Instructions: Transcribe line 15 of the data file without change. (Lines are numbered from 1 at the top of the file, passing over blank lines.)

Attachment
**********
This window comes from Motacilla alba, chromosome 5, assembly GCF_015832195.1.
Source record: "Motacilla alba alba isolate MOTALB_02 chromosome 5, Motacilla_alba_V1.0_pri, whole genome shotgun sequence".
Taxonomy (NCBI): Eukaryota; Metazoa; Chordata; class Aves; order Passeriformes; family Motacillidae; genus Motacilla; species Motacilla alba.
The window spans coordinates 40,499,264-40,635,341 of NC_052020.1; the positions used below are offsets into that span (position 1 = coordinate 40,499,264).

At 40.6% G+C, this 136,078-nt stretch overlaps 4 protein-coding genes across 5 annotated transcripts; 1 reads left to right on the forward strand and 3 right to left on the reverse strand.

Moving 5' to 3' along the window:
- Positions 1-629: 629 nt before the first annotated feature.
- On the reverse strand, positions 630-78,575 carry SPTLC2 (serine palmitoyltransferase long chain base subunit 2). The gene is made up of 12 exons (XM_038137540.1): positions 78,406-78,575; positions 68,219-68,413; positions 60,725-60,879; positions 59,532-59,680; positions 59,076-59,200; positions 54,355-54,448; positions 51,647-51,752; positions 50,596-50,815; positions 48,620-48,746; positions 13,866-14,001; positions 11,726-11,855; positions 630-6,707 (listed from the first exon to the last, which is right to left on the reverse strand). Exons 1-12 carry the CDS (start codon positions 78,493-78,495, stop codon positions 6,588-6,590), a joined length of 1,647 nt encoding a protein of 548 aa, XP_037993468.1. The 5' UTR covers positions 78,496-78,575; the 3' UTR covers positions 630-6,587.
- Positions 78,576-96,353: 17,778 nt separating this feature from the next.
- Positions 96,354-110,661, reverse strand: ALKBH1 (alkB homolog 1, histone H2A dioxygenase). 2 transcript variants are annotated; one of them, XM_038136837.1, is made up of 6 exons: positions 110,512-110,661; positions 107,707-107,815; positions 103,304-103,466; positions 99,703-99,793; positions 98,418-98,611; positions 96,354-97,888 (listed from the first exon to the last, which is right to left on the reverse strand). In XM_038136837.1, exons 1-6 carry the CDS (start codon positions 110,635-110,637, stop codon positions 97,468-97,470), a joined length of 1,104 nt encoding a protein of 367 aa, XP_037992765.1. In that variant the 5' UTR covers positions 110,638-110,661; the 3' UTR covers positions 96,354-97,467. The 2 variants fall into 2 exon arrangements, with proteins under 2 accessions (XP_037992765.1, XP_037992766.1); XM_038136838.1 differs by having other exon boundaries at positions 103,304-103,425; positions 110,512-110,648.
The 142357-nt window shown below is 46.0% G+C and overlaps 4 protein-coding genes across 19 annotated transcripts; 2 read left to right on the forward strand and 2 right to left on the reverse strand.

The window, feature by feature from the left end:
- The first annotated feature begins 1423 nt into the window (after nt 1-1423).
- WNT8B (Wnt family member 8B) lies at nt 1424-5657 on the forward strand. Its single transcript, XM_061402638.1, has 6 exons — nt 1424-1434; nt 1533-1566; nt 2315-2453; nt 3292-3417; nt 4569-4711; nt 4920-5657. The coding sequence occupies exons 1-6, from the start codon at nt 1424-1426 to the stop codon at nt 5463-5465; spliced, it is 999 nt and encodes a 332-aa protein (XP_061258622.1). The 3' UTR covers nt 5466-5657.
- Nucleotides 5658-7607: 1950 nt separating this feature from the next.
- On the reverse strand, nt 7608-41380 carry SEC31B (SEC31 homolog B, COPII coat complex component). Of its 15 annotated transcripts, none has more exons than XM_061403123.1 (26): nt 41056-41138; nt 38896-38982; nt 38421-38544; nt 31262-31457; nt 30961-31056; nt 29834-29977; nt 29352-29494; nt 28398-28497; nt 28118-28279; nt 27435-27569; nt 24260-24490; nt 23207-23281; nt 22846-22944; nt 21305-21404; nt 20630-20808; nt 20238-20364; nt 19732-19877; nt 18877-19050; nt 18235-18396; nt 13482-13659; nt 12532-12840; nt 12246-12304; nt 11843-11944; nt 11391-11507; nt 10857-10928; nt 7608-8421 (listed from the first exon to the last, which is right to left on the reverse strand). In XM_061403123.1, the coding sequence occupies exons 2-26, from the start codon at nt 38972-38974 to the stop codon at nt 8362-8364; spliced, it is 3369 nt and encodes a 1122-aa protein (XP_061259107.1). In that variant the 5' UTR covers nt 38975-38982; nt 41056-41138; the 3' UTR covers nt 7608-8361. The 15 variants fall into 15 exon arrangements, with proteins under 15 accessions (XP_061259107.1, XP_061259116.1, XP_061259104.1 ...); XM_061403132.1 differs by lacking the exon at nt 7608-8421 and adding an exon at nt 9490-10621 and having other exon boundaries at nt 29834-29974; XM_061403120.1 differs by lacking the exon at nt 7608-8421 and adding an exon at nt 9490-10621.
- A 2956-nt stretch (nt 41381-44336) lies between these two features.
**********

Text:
- Nucleotides 5658-7607: 1950 nt separating this feature from the next.